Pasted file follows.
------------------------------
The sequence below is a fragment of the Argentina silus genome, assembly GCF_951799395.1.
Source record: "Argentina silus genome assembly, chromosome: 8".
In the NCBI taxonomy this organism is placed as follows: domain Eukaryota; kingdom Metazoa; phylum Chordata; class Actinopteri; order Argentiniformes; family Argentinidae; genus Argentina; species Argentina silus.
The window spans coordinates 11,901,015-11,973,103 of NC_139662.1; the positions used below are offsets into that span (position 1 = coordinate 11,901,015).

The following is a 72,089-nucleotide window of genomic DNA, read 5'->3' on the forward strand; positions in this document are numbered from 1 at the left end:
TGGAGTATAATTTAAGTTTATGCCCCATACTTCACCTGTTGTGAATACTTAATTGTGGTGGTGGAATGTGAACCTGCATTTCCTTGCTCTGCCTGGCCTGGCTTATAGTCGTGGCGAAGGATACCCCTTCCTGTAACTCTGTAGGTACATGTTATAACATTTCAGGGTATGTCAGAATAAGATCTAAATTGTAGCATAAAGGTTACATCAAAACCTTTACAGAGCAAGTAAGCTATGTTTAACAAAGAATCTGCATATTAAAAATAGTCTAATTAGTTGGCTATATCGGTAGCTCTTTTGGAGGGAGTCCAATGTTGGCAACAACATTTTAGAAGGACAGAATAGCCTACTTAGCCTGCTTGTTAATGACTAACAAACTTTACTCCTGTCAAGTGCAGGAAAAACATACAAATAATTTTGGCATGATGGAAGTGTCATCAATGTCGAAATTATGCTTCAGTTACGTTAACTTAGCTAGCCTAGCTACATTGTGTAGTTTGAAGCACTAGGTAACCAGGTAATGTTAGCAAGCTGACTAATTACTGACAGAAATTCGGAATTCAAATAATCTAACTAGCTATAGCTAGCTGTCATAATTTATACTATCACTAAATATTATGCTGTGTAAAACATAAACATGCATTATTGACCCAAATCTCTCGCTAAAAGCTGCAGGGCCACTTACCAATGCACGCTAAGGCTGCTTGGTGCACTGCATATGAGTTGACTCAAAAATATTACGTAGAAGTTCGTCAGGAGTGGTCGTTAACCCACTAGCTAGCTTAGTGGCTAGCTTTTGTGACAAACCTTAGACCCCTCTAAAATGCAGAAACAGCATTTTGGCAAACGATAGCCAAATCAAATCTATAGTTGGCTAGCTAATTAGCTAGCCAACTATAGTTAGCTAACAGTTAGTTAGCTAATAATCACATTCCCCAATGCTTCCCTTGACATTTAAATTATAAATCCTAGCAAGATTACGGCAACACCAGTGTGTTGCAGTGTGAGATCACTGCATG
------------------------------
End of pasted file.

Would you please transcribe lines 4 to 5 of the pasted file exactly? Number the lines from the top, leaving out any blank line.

The window spans coordinates 11,901,015-11,973,103 of NC_139662.1; the positions used below are offsets into that span (position 1 = coordinate 11,901,015).

The following is a 72,089-nucleotide window of genomic DNA, read 5'->3' on the forward strand; positions in this document are numbered from 1 at the left end: